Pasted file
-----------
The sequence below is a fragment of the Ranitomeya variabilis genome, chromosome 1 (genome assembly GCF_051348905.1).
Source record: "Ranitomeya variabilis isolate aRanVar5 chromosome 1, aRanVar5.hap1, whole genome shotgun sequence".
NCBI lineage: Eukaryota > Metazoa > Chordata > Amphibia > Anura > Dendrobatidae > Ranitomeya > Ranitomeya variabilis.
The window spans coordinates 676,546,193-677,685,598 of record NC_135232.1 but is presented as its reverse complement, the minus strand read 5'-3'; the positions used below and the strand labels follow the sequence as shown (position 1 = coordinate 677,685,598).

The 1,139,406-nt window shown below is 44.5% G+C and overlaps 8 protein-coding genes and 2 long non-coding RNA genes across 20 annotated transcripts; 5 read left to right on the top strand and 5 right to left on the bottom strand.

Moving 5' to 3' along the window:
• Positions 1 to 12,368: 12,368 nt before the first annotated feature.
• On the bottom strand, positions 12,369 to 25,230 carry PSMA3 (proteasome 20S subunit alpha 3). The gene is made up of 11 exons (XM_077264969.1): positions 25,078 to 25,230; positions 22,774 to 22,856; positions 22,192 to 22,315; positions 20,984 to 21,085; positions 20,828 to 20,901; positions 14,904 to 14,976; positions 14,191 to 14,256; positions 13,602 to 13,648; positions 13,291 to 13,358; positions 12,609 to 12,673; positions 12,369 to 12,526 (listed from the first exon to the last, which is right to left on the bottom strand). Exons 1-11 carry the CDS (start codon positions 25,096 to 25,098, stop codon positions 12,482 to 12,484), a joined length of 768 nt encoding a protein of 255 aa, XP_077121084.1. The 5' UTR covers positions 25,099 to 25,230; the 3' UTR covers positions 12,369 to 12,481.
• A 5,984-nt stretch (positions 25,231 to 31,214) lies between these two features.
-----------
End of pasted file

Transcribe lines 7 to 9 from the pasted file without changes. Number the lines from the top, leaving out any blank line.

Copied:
• Positions 1 to 12,368: 12,368 nt before the first annotated feature.
• On the bottom strand, positions 12,369 to 25,230 carry PSMA3 (proteasome 20S subunit alpha 3). The gene is made up of 11 exons (XM_077264969.1): positions 25,078 to 25,230; positions 22,774 to 22,856; positions 22,192 to 22,315; positions 20,984 to 21,085; positions 20,828 to 20,901; positions 14,904 to 14,976; positions 14,191 to 14,256; positions 13,602 to 13,648; positions 13,291 to 13,358; positions 12,609 to 12,673; positions 12,369 to 12,526 (listed from the first exon to the last, which is right to left on the bottom strand). Exons 1-11 carry the CDS (start codon positions 25,096 to 25,098, stop codon positions 12,482 to 12,484), a joined length of 768 nt encoding a protein of 255 aa, XP_077121084.1. The 5' UTR covers positions 25,099 to 25,230; the 3' UTR covers positions 12,369 to 12,481.
• A 5,984-nt stretch (positions 25,231 to 31,214) lies between these two features.